On that, I respectfully disagree. First let me say that I realize you may be painting the poor with such a broad brush out of convenience and I am not trying to be pedantic in pointing that out, but I think that we can agree that poverty and it's causes are a complicated layer of reasons. While the picture you paint can be true in some individual cases, the systemic problem is not borne out of self repression or laziness. There are indeed many organizations that bend over backwards to help, but they treat only the symptoms and not the root causes. Sure there are a few who pull themselves out of poverty to success by their bootstraps, but they are exceedingly rare. Does anyone really believe that people prefer being malnourished and underemployed in menial jobs? Well, there are exceptions to most rules.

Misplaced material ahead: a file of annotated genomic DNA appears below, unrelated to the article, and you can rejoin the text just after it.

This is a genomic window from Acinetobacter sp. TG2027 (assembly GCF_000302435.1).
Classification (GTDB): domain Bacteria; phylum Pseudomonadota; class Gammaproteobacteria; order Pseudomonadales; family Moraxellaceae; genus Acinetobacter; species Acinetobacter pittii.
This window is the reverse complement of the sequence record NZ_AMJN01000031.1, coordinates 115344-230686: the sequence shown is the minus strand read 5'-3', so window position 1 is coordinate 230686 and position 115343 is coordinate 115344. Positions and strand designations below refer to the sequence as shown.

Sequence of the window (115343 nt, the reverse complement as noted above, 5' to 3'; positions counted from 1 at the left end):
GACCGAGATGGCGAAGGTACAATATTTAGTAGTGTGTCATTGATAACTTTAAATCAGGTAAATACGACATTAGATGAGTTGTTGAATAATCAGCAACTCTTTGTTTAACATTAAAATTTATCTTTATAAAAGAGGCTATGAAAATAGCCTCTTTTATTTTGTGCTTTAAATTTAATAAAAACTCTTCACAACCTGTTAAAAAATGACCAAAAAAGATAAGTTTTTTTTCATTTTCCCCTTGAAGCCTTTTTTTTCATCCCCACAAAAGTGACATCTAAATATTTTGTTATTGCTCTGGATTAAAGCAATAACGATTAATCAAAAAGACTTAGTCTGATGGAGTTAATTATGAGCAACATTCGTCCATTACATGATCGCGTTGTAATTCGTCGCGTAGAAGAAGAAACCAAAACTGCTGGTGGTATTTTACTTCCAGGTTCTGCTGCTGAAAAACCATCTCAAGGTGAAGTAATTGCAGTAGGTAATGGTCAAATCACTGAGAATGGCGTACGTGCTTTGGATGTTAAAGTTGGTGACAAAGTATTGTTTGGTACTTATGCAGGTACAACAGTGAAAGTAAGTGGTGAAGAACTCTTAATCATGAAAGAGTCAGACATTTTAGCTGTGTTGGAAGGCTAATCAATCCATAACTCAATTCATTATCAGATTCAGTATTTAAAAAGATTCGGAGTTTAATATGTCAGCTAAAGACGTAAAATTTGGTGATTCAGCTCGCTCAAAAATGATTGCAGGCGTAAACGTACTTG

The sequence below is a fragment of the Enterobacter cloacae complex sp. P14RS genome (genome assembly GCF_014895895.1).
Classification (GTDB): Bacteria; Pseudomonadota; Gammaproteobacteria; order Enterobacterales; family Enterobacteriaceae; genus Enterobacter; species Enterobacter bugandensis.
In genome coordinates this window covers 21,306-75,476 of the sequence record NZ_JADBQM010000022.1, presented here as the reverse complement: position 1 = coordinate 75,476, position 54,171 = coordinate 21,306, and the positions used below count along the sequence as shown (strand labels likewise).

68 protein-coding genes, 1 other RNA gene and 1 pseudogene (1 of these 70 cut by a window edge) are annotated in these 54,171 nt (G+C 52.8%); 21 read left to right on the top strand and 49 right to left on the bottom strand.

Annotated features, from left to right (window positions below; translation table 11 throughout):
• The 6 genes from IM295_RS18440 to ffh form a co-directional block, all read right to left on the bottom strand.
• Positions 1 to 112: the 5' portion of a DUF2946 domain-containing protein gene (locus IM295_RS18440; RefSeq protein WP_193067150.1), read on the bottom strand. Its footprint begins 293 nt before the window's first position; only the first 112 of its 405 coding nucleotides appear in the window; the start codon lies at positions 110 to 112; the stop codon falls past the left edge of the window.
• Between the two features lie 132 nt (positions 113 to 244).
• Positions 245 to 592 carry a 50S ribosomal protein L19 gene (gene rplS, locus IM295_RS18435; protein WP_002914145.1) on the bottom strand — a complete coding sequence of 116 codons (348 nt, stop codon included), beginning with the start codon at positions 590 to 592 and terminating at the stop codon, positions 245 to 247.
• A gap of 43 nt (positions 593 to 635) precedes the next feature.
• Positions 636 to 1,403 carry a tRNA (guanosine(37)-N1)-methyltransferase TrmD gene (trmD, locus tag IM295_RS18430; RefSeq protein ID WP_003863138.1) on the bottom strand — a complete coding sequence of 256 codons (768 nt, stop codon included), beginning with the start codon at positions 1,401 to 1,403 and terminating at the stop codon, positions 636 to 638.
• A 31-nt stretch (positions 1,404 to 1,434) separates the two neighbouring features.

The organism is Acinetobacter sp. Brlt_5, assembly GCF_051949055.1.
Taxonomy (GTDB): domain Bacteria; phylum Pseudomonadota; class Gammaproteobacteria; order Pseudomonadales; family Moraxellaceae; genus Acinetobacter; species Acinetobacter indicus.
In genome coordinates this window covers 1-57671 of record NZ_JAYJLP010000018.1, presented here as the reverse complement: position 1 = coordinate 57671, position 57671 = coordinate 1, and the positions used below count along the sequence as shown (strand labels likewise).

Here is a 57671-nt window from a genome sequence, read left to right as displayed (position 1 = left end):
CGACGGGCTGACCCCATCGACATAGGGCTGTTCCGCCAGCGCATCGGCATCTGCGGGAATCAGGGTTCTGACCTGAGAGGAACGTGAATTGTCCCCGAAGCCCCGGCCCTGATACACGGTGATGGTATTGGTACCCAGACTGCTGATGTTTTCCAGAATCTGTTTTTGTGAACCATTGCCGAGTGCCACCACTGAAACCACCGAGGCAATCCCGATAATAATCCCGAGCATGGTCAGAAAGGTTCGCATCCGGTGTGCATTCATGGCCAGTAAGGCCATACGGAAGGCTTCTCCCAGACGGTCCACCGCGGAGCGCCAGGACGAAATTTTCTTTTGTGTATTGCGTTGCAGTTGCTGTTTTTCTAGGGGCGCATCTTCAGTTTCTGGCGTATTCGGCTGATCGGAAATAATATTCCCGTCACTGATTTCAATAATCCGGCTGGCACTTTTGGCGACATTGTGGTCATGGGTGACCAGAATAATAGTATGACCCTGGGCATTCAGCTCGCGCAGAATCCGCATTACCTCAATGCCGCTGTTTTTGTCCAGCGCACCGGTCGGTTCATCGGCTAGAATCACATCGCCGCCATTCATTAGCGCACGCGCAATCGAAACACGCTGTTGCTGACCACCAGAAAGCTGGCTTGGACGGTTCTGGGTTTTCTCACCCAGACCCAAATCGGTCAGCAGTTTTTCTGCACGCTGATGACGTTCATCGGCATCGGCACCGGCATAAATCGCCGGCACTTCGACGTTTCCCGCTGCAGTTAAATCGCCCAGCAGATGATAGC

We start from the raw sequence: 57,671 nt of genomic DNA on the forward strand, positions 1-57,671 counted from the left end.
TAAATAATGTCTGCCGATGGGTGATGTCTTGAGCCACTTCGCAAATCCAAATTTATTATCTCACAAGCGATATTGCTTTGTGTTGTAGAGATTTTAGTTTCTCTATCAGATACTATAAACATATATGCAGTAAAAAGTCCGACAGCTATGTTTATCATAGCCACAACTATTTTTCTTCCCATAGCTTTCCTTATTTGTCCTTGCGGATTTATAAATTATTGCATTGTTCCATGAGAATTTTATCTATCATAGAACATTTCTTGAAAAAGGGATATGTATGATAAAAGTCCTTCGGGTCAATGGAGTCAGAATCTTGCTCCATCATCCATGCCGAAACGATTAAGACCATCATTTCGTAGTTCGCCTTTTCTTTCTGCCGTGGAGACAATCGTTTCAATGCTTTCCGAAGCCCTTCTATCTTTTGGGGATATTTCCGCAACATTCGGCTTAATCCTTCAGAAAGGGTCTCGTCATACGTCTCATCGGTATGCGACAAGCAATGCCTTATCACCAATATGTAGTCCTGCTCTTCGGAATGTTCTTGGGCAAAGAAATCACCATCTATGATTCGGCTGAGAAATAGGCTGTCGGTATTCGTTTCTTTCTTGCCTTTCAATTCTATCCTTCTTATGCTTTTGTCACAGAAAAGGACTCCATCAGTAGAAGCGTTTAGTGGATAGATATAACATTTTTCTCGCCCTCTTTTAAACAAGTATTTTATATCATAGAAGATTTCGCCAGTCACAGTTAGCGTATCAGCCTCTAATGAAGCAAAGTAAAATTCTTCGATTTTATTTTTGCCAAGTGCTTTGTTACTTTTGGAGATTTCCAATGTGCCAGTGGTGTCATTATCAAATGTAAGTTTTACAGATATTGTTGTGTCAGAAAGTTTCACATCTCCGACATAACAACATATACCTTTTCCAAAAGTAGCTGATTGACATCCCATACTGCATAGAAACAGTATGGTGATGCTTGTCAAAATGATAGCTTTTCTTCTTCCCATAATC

The foundation of the problem starts at birth and the damage is mostly done by the time a child enters school at 6 or 7 years of age. Children of poor parents are generally children of undereducated parents. They are exposed to less language, they are malnourished which affects their learning abilities, experience more violence which is traumatic (also affecting learning), and they are part of families that may not possess basic parenting skills. All this and more combines to put the child at a disadvantage for the rest of his life. The cycle of poverty is never broken at the root. Programs for worker training rarely work, it's as if the people who earnestly take part just can not function normally or pick up new skill sets. There are a few programs that reach parents while they are expecting and the results are much better, with children performing as well as their more affluent middle class peers in school and life in general. These programs teach parents how to parent (it does not come naturally!) and makes sure kids are read to, fed, and have a safe environment to grow up in. And just to clarify, the learning is not simply facts in school, but social learning also.